Big Nothing (2006) starring David Schwimmer, Simon Pegg, Alice Eve, Natascha McElhone, Jon Polito, Mimi Rogers, Billy Asher Rosenfeld directed by Jean-Baptiste Andrea Movie Review

Big Nothing (2006)   3/53/53/53/53/5

David Schwimmer	and Simon Pegg in Big Nothing (2006)

Snuff Gets Snuffed

In "Big Nothing" there is one sex scene, it involves Simon Pegg and Alice Eve as we learn how their characters met and ended up in bed screwing. That is the only screwing of that sort you will find in the movie but you will find a lot of another sort as "Big Nothing" is a black comedy, a farce where things spiral out of control and people screw each over as it gets dafter and crazier. It almost feels like a raw, black comedy version of an Ealing comedy with its storyline of blackmail, murder and mishap and as such it is a lot of fun especially with the unlikely pairing of Simon Pegg and David Schwimmer. But whilst fun "Big Nothing" comes up short as it lacks a sort of finesse to things, as if it had been made cheaply and quickly rather than having had more time spent on ironing out the plot and perfecting the dialogue.

Struggling author and former teacher Charlie Wood (David Schwimmer - Apt Pupil) goes for a job in a call centre where he meets Gus (Simon Pegg - Mission: Impossible III) who is to show him the ropes. Unfortunately Charlie messes up and is fired within hours of starting but feeling bad for him Gus takes Charlie for a drink and offers him a part in his scam. Gus has looked through the computer records of all the clients of the call centre and stumbled across Rev. Smalls who has a penchant for sex websites and Gus plans to blackmail him. Agreeing to be part of it along with Gus's former girlfriend Josie (Alice Eve - She's Out of My League) they set about extorting money from the Rev, but things don't go as planned and spiral completely out of control.

Simon Pegg and Alice Eve in Big Nothing (2006)

I mentioned Ealing comedies earlier and whilst a very different movie "Big Nothing" sort of reminds of the original "The Ladykillers" in particular the second half where things spiral out of control and each of the characters meet their demise. But in the case of "Big Nothing" it is a variety of people who meet their demise in some darkly funny manners such as one person who was knocked out mistaken for being dead and dumped in a septic tank, weighed down by a giant gnome. And that is by no means the craziest of things which go on as things get dafter and dafter and frankly funnier and funnier.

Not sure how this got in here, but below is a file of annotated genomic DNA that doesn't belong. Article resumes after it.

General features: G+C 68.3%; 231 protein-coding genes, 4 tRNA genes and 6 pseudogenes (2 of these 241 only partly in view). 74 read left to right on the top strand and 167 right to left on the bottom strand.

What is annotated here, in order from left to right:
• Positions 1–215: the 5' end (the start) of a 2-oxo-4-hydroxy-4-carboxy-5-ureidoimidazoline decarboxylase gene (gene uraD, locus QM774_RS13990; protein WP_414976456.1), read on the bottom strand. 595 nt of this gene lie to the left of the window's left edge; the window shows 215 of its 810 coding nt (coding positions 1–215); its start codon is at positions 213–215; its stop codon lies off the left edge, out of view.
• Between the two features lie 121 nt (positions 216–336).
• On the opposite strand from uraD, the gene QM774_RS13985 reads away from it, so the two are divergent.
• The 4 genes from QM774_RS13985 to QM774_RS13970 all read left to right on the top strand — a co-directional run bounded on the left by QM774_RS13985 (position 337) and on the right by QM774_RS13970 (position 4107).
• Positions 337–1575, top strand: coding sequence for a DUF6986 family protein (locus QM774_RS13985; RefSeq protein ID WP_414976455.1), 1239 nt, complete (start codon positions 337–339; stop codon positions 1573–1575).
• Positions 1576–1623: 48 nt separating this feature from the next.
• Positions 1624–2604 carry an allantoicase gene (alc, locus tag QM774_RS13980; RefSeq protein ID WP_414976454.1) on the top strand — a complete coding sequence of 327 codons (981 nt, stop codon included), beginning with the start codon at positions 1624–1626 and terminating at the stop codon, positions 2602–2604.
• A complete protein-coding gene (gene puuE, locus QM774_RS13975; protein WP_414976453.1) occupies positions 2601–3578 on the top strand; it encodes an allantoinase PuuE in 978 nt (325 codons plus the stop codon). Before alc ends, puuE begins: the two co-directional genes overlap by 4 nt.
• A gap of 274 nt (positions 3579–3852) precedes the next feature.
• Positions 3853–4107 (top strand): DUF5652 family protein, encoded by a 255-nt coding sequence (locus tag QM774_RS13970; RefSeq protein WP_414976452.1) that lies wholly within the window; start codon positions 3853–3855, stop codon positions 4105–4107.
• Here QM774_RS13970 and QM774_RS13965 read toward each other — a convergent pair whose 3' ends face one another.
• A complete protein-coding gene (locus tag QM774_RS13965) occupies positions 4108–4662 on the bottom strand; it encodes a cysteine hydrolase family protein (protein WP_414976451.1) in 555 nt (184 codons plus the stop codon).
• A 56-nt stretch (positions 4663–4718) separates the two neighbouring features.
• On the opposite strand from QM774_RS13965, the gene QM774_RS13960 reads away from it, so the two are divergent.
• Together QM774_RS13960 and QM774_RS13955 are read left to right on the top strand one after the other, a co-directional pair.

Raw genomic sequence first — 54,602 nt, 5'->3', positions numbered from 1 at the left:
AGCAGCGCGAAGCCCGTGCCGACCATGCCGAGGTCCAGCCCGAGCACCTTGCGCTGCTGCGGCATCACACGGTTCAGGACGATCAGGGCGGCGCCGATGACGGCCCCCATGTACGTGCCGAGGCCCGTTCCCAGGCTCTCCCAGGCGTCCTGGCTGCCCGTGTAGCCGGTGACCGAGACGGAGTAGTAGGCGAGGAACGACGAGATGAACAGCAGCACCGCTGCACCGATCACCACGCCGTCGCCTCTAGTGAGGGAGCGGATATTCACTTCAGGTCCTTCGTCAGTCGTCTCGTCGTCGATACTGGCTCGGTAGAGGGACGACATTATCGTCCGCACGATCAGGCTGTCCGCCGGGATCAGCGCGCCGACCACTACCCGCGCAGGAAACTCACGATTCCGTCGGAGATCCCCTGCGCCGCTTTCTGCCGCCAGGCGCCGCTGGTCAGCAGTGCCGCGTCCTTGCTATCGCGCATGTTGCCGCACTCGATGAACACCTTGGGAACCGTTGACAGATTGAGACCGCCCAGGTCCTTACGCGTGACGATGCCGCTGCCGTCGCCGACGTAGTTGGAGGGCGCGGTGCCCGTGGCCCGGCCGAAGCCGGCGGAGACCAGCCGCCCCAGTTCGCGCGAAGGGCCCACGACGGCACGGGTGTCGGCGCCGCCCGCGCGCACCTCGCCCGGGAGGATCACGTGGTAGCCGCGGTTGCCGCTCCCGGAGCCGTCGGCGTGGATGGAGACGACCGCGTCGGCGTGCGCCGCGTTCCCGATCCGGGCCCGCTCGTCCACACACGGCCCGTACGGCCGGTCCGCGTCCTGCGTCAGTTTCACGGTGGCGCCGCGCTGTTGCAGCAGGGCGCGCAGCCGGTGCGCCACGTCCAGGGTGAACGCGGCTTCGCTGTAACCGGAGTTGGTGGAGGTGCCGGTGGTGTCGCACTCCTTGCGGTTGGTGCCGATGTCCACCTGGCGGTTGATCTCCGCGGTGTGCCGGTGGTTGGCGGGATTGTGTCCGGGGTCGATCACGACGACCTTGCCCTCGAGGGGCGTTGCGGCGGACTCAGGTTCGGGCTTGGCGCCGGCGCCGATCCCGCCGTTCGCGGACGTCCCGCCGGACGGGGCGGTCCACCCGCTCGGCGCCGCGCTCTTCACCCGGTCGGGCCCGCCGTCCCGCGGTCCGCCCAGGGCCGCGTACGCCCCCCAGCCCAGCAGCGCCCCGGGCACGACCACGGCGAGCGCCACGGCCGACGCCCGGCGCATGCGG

But this is also where "Big Nothing" is lacking as whilst we get an introduction which sets up how Charlie meets Gus and how Gus knows Josie once they start their scam to extort money from Rev Smalls who has big secrets it becomes a procession of mishaps as one person after another either gets drawn in to the situation or ends up dying in some darkly funny manner. It lacks storyline to stop this just being a movie of daft moments and whilst all these moments, these comedy death scenes are entertaining you begin to lose interest. It is because of this that I wish they had fleshed out the script a bit more so that there was breathing room between all the dark humour.

Now it has to be said that the first time I saw "Big Nothing" I couldn't take to Simon Pegg with an American accent and trucker clothing but he grows on you because frankly Pegg pulls it off and works well with David Schwimmer. I feel for Schwimmer because this was made after "Friends" had finished yet there is so much Ross about Charlie that whilst Charlie is a bit more down beat he feels too familiar. And then there is Alice Eve who compared to Pegg and Schwimmer has boundless energy and delivers some great moments of youthful humour especially when it comes to being brought up to speed on how such and such a person died.

What this all boils down to is that "Big Nothing" is a lot of fun if you enjoy black comedies which have a farcical element of things spiralling out of control. It does feel a bit rushed and ends up feeling like a procession of daftness but it is enjoyable daftness.